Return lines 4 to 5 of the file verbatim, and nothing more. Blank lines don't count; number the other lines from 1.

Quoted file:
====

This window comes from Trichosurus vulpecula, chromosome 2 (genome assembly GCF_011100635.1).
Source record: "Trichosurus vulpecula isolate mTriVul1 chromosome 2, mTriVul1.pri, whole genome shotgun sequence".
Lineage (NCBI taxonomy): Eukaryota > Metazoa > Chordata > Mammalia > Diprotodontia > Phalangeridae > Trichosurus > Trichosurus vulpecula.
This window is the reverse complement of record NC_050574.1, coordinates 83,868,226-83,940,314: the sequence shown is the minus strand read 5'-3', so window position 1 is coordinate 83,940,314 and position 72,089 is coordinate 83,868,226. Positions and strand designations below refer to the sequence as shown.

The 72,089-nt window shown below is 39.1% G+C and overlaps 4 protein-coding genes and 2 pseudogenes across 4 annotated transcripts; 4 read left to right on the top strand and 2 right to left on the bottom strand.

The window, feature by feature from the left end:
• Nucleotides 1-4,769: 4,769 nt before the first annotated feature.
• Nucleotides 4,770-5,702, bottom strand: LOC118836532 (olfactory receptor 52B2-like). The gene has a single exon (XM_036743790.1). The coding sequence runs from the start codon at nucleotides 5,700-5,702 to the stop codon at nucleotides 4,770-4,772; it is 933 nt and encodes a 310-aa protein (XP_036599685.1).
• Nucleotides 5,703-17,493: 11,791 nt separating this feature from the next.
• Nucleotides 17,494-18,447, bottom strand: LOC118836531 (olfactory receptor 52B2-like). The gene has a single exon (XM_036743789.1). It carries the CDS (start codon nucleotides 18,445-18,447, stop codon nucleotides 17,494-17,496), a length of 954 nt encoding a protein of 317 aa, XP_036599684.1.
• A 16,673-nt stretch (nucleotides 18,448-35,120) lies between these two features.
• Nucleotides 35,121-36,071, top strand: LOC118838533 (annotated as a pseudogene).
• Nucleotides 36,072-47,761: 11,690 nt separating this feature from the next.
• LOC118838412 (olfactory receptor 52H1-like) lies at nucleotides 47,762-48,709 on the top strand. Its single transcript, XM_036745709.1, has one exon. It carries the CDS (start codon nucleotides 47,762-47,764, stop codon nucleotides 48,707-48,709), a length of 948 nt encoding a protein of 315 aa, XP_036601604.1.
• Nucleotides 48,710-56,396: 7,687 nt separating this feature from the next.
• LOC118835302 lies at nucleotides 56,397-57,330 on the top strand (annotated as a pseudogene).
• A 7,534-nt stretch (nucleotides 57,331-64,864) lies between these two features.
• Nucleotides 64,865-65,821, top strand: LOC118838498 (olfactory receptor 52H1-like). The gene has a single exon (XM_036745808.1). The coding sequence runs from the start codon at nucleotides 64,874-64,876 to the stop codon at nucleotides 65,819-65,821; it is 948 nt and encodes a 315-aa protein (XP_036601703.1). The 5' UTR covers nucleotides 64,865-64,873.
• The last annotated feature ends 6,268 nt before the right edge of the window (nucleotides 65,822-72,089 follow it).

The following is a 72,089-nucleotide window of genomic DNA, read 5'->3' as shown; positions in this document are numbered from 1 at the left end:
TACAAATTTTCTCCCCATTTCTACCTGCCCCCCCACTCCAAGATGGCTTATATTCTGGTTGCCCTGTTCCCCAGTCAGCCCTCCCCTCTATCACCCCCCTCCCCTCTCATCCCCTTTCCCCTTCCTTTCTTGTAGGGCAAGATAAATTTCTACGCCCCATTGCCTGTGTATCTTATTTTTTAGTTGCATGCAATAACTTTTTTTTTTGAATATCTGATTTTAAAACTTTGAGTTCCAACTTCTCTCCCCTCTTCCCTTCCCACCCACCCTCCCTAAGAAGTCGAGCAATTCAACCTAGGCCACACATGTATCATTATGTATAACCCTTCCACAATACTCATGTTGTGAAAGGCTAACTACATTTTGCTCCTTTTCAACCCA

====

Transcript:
This window is the reverse complement of record NC_050574.1, coordinates 83,868,226-83,940,314: the sequence shown is the minus strand read 5'-3', so window position 1 is coordinate 83,940,314 and position 72,089 is coordinate 83,868,226. Positions and strand designations below refer to the sequence as shown.

The 72,089-nt window shown below is 39.1% G+C and overlaps 4 protein-coding genes and 2 pseudogenes across 4 annotated transcripts; 4 read left to right on the top strand and 2 right to left on the bottom strand.